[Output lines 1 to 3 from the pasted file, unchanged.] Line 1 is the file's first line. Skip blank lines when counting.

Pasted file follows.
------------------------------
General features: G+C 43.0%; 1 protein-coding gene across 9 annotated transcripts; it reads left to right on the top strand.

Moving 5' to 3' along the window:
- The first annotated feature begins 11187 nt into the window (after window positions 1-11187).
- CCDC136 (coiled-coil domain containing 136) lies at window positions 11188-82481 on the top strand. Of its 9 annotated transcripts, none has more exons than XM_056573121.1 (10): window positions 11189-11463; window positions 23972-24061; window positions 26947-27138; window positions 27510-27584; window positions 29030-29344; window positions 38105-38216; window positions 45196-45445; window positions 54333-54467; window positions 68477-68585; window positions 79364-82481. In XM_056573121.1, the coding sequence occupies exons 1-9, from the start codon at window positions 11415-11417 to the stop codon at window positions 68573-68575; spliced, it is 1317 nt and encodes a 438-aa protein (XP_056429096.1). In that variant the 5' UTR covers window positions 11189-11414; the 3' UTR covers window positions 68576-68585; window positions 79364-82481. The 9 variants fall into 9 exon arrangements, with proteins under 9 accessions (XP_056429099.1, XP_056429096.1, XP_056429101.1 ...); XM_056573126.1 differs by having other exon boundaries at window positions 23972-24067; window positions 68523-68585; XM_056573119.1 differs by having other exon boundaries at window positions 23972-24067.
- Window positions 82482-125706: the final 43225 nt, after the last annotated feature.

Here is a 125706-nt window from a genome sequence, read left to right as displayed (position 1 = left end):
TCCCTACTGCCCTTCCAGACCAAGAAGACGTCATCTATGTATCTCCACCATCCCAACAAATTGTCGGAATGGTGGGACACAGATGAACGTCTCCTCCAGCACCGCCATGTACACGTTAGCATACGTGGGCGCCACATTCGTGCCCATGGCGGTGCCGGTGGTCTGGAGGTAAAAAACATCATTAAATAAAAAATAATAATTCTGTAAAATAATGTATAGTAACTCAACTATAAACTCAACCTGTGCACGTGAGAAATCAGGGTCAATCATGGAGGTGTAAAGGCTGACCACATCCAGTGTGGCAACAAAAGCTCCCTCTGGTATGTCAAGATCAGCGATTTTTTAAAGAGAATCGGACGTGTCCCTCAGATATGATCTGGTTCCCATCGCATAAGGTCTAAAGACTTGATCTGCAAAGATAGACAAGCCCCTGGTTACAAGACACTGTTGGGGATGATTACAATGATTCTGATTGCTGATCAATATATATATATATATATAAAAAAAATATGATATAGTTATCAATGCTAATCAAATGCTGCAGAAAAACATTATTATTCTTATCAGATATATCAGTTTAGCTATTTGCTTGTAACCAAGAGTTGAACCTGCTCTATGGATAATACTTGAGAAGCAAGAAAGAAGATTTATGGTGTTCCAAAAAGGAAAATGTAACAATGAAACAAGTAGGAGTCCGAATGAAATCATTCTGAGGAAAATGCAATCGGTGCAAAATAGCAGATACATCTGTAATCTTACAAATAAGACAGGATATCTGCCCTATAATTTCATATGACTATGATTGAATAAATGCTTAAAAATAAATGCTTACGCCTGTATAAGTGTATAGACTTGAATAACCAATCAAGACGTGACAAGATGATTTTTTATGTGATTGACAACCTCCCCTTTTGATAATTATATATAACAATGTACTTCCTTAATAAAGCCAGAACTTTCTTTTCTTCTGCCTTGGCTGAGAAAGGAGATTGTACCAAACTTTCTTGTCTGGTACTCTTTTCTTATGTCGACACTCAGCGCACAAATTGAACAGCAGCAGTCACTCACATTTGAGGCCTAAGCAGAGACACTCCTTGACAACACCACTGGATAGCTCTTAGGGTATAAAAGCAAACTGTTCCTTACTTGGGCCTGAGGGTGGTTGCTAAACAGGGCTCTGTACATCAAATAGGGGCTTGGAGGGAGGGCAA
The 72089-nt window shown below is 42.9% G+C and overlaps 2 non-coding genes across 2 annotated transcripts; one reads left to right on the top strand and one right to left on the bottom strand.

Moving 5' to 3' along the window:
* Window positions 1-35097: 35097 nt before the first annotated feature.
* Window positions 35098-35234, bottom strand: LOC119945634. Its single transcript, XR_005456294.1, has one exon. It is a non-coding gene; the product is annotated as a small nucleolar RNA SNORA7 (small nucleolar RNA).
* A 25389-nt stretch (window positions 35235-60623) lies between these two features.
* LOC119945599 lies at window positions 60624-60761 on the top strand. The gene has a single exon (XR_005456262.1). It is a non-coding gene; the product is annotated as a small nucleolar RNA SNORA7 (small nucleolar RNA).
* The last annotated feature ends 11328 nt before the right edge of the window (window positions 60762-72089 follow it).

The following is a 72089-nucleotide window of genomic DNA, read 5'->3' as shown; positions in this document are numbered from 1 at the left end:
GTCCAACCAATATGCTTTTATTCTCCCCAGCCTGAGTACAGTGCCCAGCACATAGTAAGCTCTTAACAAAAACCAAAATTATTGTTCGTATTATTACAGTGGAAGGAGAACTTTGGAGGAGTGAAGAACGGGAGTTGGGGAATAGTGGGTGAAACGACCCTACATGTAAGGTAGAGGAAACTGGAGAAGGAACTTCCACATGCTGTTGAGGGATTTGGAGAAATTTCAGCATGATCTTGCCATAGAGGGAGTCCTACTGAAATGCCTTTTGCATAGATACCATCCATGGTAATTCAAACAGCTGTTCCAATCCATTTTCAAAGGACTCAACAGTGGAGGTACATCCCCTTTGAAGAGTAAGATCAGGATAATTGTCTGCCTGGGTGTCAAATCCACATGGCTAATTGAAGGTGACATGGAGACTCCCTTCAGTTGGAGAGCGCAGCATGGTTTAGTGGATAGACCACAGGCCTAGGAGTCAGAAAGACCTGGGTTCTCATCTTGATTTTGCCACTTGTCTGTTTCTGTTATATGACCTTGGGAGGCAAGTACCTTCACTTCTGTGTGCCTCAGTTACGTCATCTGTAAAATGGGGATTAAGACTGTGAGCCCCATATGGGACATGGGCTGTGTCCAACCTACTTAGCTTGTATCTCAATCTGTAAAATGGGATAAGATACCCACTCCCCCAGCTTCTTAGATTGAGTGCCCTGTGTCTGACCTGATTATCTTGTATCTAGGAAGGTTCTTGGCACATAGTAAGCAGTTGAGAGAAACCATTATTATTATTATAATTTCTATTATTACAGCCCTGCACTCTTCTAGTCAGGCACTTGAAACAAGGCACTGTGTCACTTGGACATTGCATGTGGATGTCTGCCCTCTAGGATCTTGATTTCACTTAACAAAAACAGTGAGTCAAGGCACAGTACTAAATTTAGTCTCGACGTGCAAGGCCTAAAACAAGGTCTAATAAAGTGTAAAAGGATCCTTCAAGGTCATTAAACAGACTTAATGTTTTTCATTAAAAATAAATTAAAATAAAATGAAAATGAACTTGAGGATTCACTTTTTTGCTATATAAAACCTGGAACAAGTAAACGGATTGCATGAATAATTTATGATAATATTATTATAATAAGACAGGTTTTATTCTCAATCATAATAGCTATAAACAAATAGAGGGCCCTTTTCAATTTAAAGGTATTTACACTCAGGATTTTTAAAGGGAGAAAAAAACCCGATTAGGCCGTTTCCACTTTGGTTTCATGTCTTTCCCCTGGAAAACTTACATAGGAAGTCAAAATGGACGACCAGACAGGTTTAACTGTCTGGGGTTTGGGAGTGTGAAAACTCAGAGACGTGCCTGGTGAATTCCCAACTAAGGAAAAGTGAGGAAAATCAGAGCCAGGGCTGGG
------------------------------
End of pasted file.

General features: G+C 43.0%; 1 protein-coding gene across 9 annotated transcripts; it reads left to right on the top strand.

Moving 5' to 3' along the window:
- The first annotated feature begins 11187 nt into the window (after window positions 1-11187).